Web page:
Profile: Pathway Pioneer

By Nancy Alexander

Hazel Wetzstein
Katie Jones was one of the first students to graduate from Pathway to Purdue, a co-enrollment program between the College of Agriculture and Ivy Tech Community College-Lafayette.

New Purdue Agriculture alumna Katie Jones grew up on a farm near Battle Ground, Indiana. As a 10-year 4-H member, Jones showed Southdown sheep throughout the Midwest and developed an interest in animal science. In keeping with her rural upbringing, the elementary and middle schools she attended were small, and she struggled at first to adapt to her much larger high school in nearby West Lafayette.

Based on that experience, "I had the idea that college might be overwhelming," she says. "I was looking for something to help me transition into college." So although she had been admitted directly to Purdue, four years ago Jones chose an alternative—and at that point untested—route to the university. This May she was among the first three graduates of a growing program called Pathway to Purdue.

Pathway is a partnership between the College of Agriculture and Ivy Tech Community College-Lafayette that allows Ivy Tech students to co-enroll at Purdue in preparation for an undergraduate agriculture degree. Students who complete the requirements for an associate degree in agriculture at Ivy Tech, meet grade criteria and complete four Purdue agriculture courses on the West Lafayette campus are guaranteed admission into Purdue's College of Agriculture.

Although Jones didn't need any remedial coursework, other Pathway students can strengthen their mathematics and science skills at Ivy Tech to prepare for Purdue's rigorous courses in biology, chemistry, calculus and statistics.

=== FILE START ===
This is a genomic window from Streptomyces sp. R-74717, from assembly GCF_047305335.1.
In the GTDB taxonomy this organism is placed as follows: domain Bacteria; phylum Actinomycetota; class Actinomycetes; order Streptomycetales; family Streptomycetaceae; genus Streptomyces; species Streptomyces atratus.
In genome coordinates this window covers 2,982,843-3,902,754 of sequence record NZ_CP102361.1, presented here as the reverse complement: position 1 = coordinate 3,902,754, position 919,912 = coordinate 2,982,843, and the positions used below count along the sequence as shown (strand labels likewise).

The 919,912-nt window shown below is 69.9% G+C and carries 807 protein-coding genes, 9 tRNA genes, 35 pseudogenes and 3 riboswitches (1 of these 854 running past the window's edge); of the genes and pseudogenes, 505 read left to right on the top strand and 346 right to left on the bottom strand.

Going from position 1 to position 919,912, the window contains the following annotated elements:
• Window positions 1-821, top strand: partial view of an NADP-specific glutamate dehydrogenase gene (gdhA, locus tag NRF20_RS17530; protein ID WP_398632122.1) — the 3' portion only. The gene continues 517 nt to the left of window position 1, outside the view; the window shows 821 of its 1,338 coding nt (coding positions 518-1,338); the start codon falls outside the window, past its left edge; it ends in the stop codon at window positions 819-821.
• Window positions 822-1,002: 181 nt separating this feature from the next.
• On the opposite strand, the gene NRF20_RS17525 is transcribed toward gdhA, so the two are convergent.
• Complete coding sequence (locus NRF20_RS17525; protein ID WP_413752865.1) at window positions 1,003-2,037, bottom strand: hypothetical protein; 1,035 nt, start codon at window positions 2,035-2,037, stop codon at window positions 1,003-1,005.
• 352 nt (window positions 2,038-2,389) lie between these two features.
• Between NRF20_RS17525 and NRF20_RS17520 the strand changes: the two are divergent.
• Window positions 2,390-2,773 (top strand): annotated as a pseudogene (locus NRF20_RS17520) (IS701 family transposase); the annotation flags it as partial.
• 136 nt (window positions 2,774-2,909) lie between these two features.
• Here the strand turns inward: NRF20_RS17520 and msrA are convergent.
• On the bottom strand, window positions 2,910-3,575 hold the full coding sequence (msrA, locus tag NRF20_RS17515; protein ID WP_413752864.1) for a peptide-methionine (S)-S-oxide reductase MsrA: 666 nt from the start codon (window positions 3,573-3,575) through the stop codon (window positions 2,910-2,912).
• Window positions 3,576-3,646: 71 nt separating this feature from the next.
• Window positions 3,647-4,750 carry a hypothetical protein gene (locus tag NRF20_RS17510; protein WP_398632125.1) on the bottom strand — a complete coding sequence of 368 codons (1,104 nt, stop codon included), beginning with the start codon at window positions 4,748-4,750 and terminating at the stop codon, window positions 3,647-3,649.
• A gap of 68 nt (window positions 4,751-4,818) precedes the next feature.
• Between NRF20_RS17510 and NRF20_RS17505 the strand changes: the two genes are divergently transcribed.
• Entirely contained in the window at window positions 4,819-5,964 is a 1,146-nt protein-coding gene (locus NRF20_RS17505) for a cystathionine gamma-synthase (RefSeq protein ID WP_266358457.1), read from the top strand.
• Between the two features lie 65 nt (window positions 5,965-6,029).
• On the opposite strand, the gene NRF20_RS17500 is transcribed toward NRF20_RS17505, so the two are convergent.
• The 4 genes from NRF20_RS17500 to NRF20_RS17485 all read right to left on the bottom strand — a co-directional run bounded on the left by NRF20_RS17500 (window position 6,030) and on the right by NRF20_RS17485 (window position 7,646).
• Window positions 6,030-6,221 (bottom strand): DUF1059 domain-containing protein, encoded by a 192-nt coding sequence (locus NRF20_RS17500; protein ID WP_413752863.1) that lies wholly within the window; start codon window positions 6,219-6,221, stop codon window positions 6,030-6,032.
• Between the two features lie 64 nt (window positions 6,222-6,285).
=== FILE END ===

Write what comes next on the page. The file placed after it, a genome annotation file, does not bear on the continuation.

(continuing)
"I took most of my general education classes at Ivy Tech," Jones says. "The smaller class size for introductory classes was beneficial, and I felt like I was trained how to study for my more difficult Purdue classes. At Purdue, the professors were more specialized and more in-depth."

Unlike transfer programs, co-enrollment allows students to immediately become part of the Purdue community, with access to student housing, libraries, recreational facilities, computer labs, athletic events and, most important to Jones, student organizations.

Hazel Wetzstein
Pathway students are Purdue students in every way. Jones followed family tradition and joined the Purdue "All-American" Marching Band.

She wanted to march in the footsteps of her father and sister as a Purdue band member, and found a niche there early on. "I was able to go to the Macy's Thanksgiving Day Parade my freshman year, and I felt like I was representing Ivy Tech and Purdue in New York," the baritone player says. Over spring break as a junior, Jones traveled with the band to Dublin, Ireland, to march in that city's St. Patrick's Day Parade. She also was active for four years in the service fraternity Kappa Kappa Psi and with the Reamer Club, caretakers of the Boilermaker Special.

Jones, who majored in animal sciences with a concentration in animal agribusiness, hopes someday to work in agribusiness, perhaps in a marketing-related field like event or conference planning. For now, as assistant to Program Chair Jamille Palacios at Ivy Tech, Jones helps current Pathway students work through scheduling issues and shares her own experiences with them.

"As a student you have to work hard to stay in the Pathway program so that you can ultimately be accepted into Purdue," she says. "I really try to emphasize that you get two great colleges with lots of different opportunities."

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